Smokers who toss cigarette butts out vehicle windows not only face a littering fine up to $500, they also could pose a fire risk to someone’s home and property.
Nearly the entire state is experiencing extreme or exceptional drought, and drivers who litter cigarette butts put the state at risk for wildfires.
The Texas Department of Transportation, which manages the state’s Don’t Mess with Texas litter prevention campaign, is addressing the wildfire threat by putting the same message on 21 Don’t Mess with Texas billboards across the state: "Texas is not your ashtray."
Additionally, Don’t Mess with Texas and TxDOT will use social media to focus on preventing tobacco litter among their combined 20,000 followers.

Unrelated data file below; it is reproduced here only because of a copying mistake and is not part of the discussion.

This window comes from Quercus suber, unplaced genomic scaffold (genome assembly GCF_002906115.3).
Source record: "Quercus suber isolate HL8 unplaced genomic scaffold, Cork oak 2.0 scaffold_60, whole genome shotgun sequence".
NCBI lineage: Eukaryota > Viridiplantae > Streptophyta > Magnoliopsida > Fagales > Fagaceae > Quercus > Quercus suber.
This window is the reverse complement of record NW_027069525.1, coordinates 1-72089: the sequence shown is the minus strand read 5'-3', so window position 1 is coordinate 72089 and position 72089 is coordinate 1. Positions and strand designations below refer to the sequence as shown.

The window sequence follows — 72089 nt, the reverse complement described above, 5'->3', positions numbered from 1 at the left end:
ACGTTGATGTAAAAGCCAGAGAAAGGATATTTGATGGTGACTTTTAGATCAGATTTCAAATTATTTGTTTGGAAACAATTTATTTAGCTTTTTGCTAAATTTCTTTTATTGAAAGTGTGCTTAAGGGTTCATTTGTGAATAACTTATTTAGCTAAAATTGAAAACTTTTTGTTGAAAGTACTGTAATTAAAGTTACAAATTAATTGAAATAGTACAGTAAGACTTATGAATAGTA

"Not only is littering against the law, it’s a public safety issue," said Brenda Flores-Dollar, program administrator for TxDOT’s Travel Information Division. "Don’t Mess with Texas urges smokers year-round to keep their cigarette butts in their car and dispose of them properly. It’s even more important during this worsening drought."
According to the latest Visible Litter Study (NuStats, 2009) commissioned by TxDOT, tobacco trash, including nearly 400 million cigarette butts, made up the majority of litter (43 percent of the 1.1 billion pieces of trash) on Texas roads in 2009. The campaign’s Litter Attitudes and Behaviors Study (Stadia, 2009) found that smokers who litter cigarette butts are more likely than nonsmokers to litter other items. Six in 10 (62%) Texans who smoke admit they or someone they were with threw butts out the window of a vehicle.